Josie Morris product designer
Posted on August 18, 2013
I recently discovered the work of Josie Morris at the New Designers exhibition 2013 and was excited. Her minimal, industrial design struck me from a distance and on closer inspection her work is beautiful and has great commercial appeal. I wanted to find out a little bit more about her as she launches from graduate to the commercial marketplace and ask her some questions about her plans and collaborations for the future. Josie Morris is definitely a name to watch out for!
1) Were you creative as a child?
Yes I loved everything creative. My Mum says she used to preoccupy me with paints and it was always my biggest passion at school. An Art foundation at Central Saint Martins was fun and really motivated me to hard work in my degree at Northumbria.
2) When did you know you wanted to be a designer?
At school I spent most of my time in the Art department. Back then I also did a lighting project – it makes me laugh now but that’s where my love for product design started and I’ve never looked back!
3) What was the most interesting part of your degree course?
We spent all of our time in the workshops experimenting, developing our projects and making the final pieces. That hands on approach to design I loved and the amazing tutors/technicians who I couldn’t have done the degree without.
4) What were your biggest challenges whilst studying?
Pulling the project back together when everything goes wrong. Hard work is easy when you’re really passionate.
5) What did you like most about the ND2013 Show?
Winning the award from Foundry was definitely the highlight. But also being surrounded by amazing ideas and creative individuals who all share the same interest as you. New Designers is what we had all been working for the last three years so it was a week to celebrate.
6) What are your plans now?
I intern for a lighting and furniture company called Innermost and I’m also working on my own projects with other companies.
7) Have you had any interest from manufacturers since the show?
I was approached by London based company Authentics. Together we are working to launch my Handle Pendants in January 2014. I’m also short listed for an Emerging Talent award with Made.com. My Range Tables will be exhibited in their Notting Hill showroom from mid August until the end of the LDF. The winner will have their product manufactured with them – to vote please visit their showroom or Made.com
8) Are you planning on working independently or working for an organisation to get some work experience?
Both. I love my internship with Innermost and it’s amazing to work with Authentics to produce my own product as well.
9) How long did it take to make your final show piece.
I worked on each product for a number of months. But the final pieces themselves were made in about a month each – a combination of making in the workshops myself to getting help from outside manufacturers as well.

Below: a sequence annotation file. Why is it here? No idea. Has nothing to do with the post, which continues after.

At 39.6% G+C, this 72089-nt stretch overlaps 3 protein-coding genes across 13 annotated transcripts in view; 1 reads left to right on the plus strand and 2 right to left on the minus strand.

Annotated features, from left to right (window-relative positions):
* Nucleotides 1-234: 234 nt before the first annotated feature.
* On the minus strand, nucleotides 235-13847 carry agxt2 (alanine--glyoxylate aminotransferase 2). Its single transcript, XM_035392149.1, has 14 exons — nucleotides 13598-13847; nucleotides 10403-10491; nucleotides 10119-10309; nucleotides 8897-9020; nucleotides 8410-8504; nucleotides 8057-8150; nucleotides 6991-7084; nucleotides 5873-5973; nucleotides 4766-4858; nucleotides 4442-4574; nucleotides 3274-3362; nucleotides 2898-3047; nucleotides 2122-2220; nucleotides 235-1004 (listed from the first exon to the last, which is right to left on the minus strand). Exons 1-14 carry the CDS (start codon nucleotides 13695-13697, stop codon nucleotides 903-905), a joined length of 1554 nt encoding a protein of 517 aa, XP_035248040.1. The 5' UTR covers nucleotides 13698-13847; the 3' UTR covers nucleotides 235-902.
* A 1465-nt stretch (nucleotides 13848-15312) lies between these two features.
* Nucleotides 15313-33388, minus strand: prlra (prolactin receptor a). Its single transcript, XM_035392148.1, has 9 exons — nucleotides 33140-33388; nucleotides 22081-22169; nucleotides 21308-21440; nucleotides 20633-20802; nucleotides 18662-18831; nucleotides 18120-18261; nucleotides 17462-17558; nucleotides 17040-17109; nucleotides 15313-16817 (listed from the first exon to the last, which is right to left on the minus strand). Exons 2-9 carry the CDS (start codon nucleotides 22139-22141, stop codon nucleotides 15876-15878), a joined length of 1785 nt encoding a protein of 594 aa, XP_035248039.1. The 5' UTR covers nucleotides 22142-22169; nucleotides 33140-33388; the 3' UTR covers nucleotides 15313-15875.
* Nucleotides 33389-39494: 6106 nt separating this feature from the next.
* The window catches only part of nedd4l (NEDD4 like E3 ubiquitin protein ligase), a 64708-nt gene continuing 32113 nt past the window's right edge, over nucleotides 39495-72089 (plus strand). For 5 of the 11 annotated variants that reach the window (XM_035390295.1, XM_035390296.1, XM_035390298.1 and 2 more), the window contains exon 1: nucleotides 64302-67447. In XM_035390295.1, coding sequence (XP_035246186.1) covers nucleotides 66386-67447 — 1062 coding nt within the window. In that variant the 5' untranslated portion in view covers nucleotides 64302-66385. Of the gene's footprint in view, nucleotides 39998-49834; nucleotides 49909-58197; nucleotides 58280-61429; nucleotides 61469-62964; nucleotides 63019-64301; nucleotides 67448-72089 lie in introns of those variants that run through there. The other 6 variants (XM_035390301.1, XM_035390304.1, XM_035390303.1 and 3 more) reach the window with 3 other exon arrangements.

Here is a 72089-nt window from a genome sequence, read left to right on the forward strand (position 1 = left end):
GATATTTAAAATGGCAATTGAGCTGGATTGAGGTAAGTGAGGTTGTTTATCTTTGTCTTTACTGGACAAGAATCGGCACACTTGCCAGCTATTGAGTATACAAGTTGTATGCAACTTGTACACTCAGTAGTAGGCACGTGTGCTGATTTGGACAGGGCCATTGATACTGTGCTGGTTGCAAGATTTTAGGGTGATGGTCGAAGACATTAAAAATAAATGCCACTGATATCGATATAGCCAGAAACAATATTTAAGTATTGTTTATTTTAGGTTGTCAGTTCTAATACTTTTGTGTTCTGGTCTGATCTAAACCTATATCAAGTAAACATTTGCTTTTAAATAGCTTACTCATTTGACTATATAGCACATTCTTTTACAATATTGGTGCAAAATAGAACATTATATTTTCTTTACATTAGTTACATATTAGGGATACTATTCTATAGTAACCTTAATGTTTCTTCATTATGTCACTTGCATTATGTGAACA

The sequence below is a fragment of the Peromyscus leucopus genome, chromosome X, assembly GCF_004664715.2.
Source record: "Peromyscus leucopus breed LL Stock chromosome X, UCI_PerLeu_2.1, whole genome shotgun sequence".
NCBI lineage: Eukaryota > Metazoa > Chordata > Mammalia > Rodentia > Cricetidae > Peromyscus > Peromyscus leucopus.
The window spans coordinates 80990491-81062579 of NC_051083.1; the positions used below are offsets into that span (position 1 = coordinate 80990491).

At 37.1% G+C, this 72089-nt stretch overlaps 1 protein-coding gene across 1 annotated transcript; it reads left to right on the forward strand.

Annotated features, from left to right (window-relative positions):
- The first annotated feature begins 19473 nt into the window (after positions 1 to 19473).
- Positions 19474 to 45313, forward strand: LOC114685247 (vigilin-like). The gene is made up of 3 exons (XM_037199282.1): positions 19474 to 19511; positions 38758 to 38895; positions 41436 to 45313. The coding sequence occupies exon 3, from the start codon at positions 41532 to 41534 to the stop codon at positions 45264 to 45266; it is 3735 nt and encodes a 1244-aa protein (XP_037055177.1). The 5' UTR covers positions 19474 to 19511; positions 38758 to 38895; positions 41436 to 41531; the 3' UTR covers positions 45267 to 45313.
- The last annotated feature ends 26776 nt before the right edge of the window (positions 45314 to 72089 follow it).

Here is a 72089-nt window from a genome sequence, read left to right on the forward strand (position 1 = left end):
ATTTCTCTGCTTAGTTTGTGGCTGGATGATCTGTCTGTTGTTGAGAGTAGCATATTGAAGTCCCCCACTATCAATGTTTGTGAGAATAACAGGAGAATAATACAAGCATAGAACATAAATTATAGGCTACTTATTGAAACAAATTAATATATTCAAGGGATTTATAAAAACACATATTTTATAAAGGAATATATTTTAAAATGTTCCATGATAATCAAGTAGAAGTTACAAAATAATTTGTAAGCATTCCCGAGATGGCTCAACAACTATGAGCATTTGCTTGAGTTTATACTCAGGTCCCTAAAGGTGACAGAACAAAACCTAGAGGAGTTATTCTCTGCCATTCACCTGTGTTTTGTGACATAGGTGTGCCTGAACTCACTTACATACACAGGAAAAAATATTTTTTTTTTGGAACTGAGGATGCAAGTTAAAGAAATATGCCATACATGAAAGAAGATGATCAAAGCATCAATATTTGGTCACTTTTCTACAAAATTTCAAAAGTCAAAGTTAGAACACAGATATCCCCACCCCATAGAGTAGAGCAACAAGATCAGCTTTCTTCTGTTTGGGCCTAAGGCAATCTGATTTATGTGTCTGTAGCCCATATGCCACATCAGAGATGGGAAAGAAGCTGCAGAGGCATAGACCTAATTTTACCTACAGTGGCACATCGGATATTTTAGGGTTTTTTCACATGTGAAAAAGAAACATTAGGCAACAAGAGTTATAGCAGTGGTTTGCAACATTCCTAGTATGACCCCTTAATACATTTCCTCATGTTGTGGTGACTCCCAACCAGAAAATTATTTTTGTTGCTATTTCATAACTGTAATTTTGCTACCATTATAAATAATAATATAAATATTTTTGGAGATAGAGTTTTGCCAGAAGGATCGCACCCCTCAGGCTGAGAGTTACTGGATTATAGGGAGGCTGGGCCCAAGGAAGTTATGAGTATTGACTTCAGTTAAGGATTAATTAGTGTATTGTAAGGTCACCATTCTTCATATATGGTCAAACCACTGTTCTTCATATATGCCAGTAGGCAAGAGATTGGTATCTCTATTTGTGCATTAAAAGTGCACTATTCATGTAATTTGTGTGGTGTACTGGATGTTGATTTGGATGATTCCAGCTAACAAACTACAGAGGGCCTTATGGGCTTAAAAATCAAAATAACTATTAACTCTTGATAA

10) Tell me about your work/style.
My work is definitely minimal. I love all things simple and aim to create objects of high quality often using a mix of materials.
11) Are you collaborating with any other designers?
Not individual designers at the moment but I’d love too.
12) What are your favourite mediums to work with?
Metal is my favourite medium, I love how it can be both beautiful and industrial.
13) Who inspires your work and why?
Designers who design for the high-end commercial market – I like how their designs are high quality and always part of a range rather than a single object.
14) Describe your work.
Minimal functional refined
15) Who are your 3 favourite designers?
Muuto, Form us with Love, &tradition
16) What do you like about their work?
Beautiful, clean, functional, elegant, simple, well designed and well branded.
Here is the Josie Morris product design range:
Handle Pendants are a collective of lights that explore how scale and a common detail can be used to cre- ate a product family. The handle feature acts as a common detail amongst the family, available in a choice of grey corian or walnut wood. High quality and minimalistic in aesthetic, the copper spun shades are also available in two size options. Hung individu¬ally or in clusters the design could be a feature within a classic home interior or contemporary bar or restaurant scheme.
This projects explores how scale and core features can be used to create a product range. The brass acts as a common detail as well as a core component for ease of manufacture and assembly. Minimalist in aesthetic, they are designed to be high quality pieces of the home.
These copper and oak vases are the first in a series of turned vessels that explore how form and core components can be used to create a product range. The turned oak holds a metal (copper) sleeve which in turn holds water. The copper acts as the common component that can be slotted into multiple vases. Minimalistic in aesthetic, the range is designed to be high quality pieces for the home.
Josie Morris can be contacted via her website www.josiemorris.com
Good luck Josie!